'Newsagent Ken' was keen to be involved and be photographed because he knows only too well that there is a particular shortage of organ donors, as well as blood and bone marrow donors among the Asian population and this can lead to very long waiting times for people of Asian ethnicity. Ken and his family gave the greatest gift that anyone can ever give - life to others. It was an honour to hear his story and to photograph him.

Friday, 26 June 2009

Go Justine!!

If you have been following this blog from the beginning, or know the inspiration behind my work, you will know that I was hugely inspired by an installation of work by Tim Wainwright and John Wynne, a photographer and sound artist, who worked as artists in residence among the transplant patients at Harefiled Hospital for a year. You can see more about this work on their website here I came across their exhibition through a postcard with the image below on the front. I still have this card displayed above my desk. These legs belong to Justine. The legs above are also hers, three years later and after a double lung transplant saved her life. With Jusine's legs hanging on my wall, it was lovely to be able to meet the rest of her at last. She is an amazing wonder woman and a fantastic inspiration to all those out there waiting for transplants. Justine was so ill that she had 15 lung collapses and onse spent 4 weeks on life support and had to re-learn how to walk with a zima-frame. Now she is in serious training for her third British Transplant Games with high hopes of qualifying for the European and Worlds.

Above image taken from 'Transplant' http://http//

Justine had the rare lung condition lymphangioleiomomatosis - LAM for short. She was on oxygen 24 hours a day and was dependent on a wheelchair. You can read more about her on her blog here and can even watch a very moving video on You-tube here

Justine practising digging to pick up speed coming off the corners on the track

I passed all the building works for the 2012 Olympics in Stratford on my way to meet and photograph Justine in training at The Chelmsford Sports and Athletics Centre. Huge thanks are owed to them for letting me follow her around for a morning and snap away. Justine is every bit as commited to her training as those hoping to appear in the stadium being built down the road. She runs, long jumps, plays badminton, has gym sessions and works with a personal trainer. The transplant games are much more than a nice excuse to meet fellow transplantees, although that is an important element of them. There are athletes all over the country traing hard to win medals and opportunities to represent the UK at European and World level.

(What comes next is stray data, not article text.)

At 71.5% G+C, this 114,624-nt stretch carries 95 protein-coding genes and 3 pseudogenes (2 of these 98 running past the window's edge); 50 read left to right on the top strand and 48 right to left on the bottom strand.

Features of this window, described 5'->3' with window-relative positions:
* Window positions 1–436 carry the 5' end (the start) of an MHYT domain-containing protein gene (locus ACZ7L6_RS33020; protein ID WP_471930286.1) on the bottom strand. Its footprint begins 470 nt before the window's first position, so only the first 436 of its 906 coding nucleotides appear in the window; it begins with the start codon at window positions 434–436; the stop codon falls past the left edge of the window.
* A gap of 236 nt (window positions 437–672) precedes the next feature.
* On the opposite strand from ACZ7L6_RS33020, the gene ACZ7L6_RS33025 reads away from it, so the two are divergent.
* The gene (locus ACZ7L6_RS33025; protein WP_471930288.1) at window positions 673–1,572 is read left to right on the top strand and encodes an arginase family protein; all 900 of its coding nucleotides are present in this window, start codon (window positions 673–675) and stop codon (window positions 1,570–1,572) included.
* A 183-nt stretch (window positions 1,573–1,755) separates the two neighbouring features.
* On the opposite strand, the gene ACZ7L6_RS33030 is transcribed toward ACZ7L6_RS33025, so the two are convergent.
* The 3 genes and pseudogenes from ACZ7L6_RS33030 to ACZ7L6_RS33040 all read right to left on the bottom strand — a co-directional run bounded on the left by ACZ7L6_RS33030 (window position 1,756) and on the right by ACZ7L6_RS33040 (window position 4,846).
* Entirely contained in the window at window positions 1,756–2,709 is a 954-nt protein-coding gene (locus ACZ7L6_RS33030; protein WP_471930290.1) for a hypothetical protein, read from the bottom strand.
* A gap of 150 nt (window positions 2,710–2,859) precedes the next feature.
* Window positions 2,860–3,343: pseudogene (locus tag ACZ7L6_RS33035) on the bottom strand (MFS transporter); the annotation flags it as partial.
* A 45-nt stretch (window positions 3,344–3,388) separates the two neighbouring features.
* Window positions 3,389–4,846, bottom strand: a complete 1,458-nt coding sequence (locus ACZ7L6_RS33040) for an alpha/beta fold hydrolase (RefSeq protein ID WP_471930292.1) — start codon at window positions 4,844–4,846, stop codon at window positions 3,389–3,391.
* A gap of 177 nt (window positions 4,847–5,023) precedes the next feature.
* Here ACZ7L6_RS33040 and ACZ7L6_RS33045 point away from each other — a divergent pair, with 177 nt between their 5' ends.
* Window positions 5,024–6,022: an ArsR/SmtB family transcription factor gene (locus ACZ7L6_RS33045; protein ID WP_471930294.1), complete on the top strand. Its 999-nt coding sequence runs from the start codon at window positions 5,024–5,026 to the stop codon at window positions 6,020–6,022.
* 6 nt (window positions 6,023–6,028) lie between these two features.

Justine working hard in the gym

I had a fantastic morning with Justine and, again, finished with a lovely lunch in a pub. I could really get used to this and have made yet another new friend who I hope to spend more time with. I will get an opportunity in a few weeks as we are also going to the transplant games. William is making his debut in the 25 metre 'run', ball throw and obstacle course. For him, it is all about fun and for us all to meet other families, many of whom we have already 'met' on facebook and other forums. I am looking forward to being able to cheer Justine on in her many events and to take some more photographs of her, hopefully on her way to winning medals. I am also looking forward to that drink in the bar we promised each other. Justine really is a total inspiration and a fantastic example of the difference a transplant can make. I really hope her dreams come true. I can't think of anyone who deserves it better and few things would make me more happy than being at the side of the track in August, watching her sprint towards that place in the World Transplant Games. Go Justine!!!